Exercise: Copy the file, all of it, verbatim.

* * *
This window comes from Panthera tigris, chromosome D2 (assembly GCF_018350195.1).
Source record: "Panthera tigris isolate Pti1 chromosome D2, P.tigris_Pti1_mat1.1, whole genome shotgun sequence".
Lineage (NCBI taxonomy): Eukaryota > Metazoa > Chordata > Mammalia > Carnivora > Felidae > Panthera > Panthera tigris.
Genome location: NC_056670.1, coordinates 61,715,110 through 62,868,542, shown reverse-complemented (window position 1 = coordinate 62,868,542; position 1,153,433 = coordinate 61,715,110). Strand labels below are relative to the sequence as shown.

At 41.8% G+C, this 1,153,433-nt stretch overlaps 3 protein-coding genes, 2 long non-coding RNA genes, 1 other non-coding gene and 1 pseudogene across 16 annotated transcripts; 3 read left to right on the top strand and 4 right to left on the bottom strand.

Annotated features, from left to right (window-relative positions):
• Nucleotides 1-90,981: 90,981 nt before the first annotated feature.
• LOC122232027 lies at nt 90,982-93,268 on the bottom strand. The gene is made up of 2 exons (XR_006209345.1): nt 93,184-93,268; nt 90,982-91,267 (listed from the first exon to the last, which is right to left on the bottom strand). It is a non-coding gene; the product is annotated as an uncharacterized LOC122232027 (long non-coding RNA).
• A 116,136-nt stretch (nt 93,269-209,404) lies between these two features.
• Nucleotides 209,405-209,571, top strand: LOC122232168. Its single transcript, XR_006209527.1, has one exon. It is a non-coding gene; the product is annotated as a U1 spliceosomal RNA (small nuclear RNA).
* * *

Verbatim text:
This window comes from Panthera tigris, chromosome D2 (assembly GCF_018350195.1).
Source record: "Panthera tigris isolate Pti1 chromosome D2, P.tigris_Pti1_mat1.1, whole genome shotgun sequence".
Lineage (NCBI taxonomy): Eukaryota > Metazoa > Chordata > Mammalia > Carnivora > Felidae > Panthera > Panthera tigris.
Genome location: NC_056670.1, coordinates 61,715,110 through 62,868,542, shown reverse-complemented (window position 1 = coordinate 62,868,542; position 1,153,433 = coordinate 61,715,110). Strand labels below are relative to the sequence as shown.

At 41.8% G+C, this 1,153,433-nt stretch overlaps 3 protein-coding genes, 2 long non-coding RNA genes, 1 other non-coding gene and 1 pseudogene across 16 annotated transcripts; 3 read left to right on the top strand and 4 right to left on the bottom strand.

Annotated features, from left to right (window-relative positions):
• Nucleotides 1-90,981: 90,981 nt before the first annotated feature.
• LOC122232027 lies at nt 90,982-93,268 on the bottom strand. The gene is made up of 2 exons (XR_006209345.1): nt 93,184-93,268; nt 90,982-91,267 (listed from the first exon to the last, which is right to left on the bottom strand). It is a non-coding gene; the product is annotated as an uncharacterized LOC122232027 (long non-coding RNA).
• A 116,136-nt stretch (nt 93,269-209,404) lies between these two features.
• Nucleotides 209,405-209,571, top strand: LOC122232168. Its single transcript, XR_006209527.1, has one exon. It is a non-coding gene; the product is annotated as a U1 spliceosomal RNA (small nuclear RNA).